Job creation remained very robust in the second half of 2015, while the labour force registered an expansion. There are 958,800 more employees than in end-2013. The unemployment rate fell to 20.9% in the fourth quarter of 2015, with a further expected decrease in the next quarters.

Spain as an investment destination

Spain is one of the most open countries to foreign investment in the world. According to the FDI Regulatory Restrictiveness Index ranking, issued by the OECD, Spain is the ninth country with the fewest regulatory restrictions on foreign investment. In Spain, foreign investors are accorded exactly the same treatment as Spanish investors, with no discrimination regarding the type or size of the investment.

As the OECD explains in the Index, there is a direct link between the absence of restrictions on foreign investment and the volume of inward foreign investment. In fact, Spain places eighth in the world ranking of countries with the greatest stock of inward foreign investment (Source: UNCTAD).

Foreign investment in Spain involves over $US 720 billion. There are now over 12.000 foreign multinational companies based in Spain from all sectors, especially those with higher value added such as ICT, Automotive, Biotechnology, Chemicals, Logistics, e-Commerce, Healthcare, Aerospace, Nearshore or Business Services, Consumer goods or Tourism.

In recent years, Spain has been EU largest recipient of foreign investment along with the UK. In fact, productive foreign direct investment amounted to 21.7 billion euros in 2015, 11% up on 2014 (19.6 billion), according to the Investment Register of the Ministry for Economy and Competitiveness.

One of the main drivers of this attractiveness is the potential end expected growth of the Spanish Economy, as described above.

The Spanish market size is another key factor to attract international investors. The Spanish domestic market is one of the biggest in Europe with more than 46 million of consumers with a high GDP per capita and an additional injection of demand coming from the 65 million tourists who visit the country every year. Indeed, Spain is the world’s 14 th largest economy in terms of GDP and 5 th largest in the European Union. In terms of purchasing power, the Spanish market is larger than many of the more consolidated and dynamic emerging economies.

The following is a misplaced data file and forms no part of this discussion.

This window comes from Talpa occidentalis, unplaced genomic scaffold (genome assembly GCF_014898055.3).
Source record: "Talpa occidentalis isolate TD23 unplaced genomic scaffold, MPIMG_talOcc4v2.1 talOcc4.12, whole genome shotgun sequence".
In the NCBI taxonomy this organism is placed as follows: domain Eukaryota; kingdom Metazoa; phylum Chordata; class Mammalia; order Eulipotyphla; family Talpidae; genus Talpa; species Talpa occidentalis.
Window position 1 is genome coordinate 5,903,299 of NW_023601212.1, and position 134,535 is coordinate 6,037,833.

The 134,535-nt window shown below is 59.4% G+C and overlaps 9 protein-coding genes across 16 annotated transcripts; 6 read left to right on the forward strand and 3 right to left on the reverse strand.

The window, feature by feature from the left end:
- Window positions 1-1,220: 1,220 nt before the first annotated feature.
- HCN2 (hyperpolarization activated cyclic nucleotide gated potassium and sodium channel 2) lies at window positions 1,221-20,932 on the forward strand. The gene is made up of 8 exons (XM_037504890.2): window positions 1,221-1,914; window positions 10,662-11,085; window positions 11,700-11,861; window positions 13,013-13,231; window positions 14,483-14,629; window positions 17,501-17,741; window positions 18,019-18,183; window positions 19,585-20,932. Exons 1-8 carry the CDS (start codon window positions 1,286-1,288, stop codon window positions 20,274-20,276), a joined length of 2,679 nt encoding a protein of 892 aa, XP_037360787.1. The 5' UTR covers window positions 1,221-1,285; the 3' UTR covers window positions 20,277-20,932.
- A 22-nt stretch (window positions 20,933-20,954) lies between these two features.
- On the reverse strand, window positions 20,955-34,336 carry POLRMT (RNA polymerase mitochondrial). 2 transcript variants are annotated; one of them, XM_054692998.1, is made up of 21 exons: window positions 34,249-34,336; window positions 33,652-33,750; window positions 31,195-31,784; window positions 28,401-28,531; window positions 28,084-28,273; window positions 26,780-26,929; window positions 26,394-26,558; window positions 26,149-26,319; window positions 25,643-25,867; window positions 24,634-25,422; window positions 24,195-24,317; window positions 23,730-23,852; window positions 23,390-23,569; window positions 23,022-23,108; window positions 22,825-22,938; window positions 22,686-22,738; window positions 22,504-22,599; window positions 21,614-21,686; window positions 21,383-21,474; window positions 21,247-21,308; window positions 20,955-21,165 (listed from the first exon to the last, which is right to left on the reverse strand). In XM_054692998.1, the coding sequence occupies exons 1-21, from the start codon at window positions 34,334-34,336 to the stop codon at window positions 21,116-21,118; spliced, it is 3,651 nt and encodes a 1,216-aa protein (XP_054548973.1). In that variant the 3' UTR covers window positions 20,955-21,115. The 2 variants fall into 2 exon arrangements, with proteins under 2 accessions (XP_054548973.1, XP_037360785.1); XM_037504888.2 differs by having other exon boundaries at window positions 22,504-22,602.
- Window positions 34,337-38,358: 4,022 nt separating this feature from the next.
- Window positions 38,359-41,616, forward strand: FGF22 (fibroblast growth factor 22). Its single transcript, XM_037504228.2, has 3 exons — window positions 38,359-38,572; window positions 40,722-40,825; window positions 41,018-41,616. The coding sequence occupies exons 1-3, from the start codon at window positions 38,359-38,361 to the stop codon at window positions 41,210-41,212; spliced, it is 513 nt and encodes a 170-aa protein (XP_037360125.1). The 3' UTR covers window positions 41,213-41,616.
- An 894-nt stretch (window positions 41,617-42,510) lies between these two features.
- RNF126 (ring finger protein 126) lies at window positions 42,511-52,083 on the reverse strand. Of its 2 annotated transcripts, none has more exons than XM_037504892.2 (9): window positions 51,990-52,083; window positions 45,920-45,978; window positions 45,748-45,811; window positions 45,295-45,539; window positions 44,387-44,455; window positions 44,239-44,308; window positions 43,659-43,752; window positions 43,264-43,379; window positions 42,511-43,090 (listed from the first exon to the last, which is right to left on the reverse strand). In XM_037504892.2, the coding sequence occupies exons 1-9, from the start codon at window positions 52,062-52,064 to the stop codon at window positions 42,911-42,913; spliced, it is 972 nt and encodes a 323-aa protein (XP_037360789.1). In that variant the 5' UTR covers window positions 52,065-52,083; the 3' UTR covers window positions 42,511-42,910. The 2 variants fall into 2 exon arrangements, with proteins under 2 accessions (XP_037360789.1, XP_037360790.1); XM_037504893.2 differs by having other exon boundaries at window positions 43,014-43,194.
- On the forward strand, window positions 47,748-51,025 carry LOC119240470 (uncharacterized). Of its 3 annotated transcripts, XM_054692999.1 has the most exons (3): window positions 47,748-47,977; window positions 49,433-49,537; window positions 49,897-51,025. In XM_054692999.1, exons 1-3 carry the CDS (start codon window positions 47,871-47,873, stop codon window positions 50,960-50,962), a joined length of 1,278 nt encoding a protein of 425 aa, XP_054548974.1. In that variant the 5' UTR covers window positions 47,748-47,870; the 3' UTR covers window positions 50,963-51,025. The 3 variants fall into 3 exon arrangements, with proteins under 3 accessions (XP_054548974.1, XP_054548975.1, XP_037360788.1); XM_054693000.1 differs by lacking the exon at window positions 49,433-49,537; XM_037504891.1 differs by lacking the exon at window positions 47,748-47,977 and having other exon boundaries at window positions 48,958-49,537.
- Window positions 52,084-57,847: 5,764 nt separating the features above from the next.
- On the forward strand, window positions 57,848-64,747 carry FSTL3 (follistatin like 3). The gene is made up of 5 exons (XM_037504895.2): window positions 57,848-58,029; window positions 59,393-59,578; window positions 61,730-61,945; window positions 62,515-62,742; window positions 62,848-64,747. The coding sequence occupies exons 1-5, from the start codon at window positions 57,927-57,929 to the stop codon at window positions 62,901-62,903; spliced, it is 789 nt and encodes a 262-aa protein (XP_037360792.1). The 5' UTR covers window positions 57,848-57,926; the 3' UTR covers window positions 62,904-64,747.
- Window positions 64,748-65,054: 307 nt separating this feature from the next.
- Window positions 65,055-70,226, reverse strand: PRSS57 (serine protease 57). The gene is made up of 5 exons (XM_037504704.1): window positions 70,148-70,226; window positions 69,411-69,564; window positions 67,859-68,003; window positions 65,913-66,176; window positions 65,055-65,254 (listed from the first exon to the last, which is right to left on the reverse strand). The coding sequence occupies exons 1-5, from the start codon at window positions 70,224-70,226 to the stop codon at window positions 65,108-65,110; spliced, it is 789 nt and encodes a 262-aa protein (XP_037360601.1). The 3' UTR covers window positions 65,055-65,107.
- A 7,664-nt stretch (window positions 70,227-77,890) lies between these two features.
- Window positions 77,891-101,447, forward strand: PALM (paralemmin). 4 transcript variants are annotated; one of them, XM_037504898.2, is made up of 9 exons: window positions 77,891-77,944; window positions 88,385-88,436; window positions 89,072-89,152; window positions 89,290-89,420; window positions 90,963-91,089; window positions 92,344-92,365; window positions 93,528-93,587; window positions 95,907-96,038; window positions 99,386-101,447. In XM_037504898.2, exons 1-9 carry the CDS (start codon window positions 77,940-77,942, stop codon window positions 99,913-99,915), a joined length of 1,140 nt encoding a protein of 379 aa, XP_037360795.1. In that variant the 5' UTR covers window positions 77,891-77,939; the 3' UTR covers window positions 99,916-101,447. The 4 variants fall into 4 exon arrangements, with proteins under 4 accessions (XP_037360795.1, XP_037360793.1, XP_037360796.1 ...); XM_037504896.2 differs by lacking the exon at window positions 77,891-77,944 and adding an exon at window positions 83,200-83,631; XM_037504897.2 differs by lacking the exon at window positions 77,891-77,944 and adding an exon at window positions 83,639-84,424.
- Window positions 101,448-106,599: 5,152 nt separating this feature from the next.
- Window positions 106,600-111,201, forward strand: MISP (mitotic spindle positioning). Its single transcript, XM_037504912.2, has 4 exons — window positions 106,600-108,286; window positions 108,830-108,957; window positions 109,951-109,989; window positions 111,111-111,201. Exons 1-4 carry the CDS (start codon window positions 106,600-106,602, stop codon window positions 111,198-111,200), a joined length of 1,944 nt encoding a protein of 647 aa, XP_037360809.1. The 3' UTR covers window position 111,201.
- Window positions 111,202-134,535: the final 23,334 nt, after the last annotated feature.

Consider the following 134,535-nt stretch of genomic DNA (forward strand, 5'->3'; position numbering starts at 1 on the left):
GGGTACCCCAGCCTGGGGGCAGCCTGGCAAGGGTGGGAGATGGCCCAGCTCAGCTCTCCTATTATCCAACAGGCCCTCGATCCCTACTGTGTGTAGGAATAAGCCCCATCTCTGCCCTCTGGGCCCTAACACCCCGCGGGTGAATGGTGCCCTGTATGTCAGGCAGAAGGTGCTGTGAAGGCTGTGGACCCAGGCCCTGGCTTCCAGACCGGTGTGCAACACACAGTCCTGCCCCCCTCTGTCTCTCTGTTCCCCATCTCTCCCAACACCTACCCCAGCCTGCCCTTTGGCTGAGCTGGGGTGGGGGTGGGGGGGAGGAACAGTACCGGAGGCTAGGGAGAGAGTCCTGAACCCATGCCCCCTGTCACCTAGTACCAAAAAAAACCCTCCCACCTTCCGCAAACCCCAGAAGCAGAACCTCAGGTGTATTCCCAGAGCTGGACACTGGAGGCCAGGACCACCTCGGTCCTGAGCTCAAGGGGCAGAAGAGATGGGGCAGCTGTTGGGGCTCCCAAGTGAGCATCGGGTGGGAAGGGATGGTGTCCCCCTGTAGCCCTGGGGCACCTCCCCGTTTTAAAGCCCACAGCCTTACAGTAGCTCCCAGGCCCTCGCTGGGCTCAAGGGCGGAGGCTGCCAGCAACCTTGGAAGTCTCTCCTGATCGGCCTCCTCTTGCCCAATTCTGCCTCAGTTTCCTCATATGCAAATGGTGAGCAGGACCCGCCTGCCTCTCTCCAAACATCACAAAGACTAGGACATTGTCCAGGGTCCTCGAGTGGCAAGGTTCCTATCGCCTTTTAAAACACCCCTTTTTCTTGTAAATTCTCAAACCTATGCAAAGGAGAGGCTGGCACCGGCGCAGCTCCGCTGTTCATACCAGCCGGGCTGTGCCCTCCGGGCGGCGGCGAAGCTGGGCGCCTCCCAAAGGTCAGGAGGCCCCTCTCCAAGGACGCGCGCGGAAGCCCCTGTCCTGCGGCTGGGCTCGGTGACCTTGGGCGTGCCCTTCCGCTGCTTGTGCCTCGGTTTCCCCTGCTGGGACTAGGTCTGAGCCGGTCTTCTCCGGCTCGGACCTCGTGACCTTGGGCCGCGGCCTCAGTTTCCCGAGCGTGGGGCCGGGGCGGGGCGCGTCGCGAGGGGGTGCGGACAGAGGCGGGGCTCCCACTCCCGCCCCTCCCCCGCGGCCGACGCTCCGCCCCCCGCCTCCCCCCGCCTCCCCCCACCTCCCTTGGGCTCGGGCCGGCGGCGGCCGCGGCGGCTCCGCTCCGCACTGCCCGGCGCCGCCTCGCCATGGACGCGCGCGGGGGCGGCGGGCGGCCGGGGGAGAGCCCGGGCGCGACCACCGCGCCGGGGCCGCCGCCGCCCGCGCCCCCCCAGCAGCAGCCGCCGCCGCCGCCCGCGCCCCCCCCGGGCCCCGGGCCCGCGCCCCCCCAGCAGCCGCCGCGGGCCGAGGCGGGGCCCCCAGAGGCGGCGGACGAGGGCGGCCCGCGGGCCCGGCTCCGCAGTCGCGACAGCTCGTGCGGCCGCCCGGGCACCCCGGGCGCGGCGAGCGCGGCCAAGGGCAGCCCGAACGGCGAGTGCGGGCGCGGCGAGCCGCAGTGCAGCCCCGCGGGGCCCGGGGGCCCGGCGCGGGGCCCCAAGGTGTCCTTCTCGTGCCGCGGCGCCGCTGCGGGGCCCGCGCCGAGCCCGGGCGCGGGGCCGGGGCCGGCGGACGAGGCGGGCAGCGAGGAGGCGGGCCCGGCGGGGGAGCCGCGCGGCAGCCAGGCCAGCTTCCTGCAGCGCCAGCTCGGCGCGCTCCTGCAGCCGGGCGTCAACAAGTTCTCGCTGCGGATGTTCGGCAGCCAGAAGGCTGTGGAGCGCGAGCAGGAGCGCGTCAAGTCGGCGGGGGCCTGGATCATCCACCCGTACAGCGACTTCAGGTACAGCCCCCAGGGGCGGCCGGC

With this as a basis, Spain has a highly developed business sector. There are a number of Spanish companies established all over the world and with international acclaim, with the experience and capacity necessary to become partners in all type of international projects throughout the world.

For these reasons, Spain stands as an attractive platform for international business operations in third countries. As a member of the EU it offers entrepreneurs the opportunity of an easy access to the worlds’ biggest free market area. This means potential investors can benefit from European aid programs, a single currency, no intra-Community tariffs and free movement of goods and services, capital and people.

Furthermore, the Spanish geographical location allows an easy access to markets in the whole of the Mediterranean area, northern Africa and Middle East. Its business, economic, historic, linguistic and cultural ties with Latin America also allow a suitable access to these countries. Spain has signed Double Taxation treaties with 93 countries that represent more than 95% of the world´s GDP, in addition to more than 70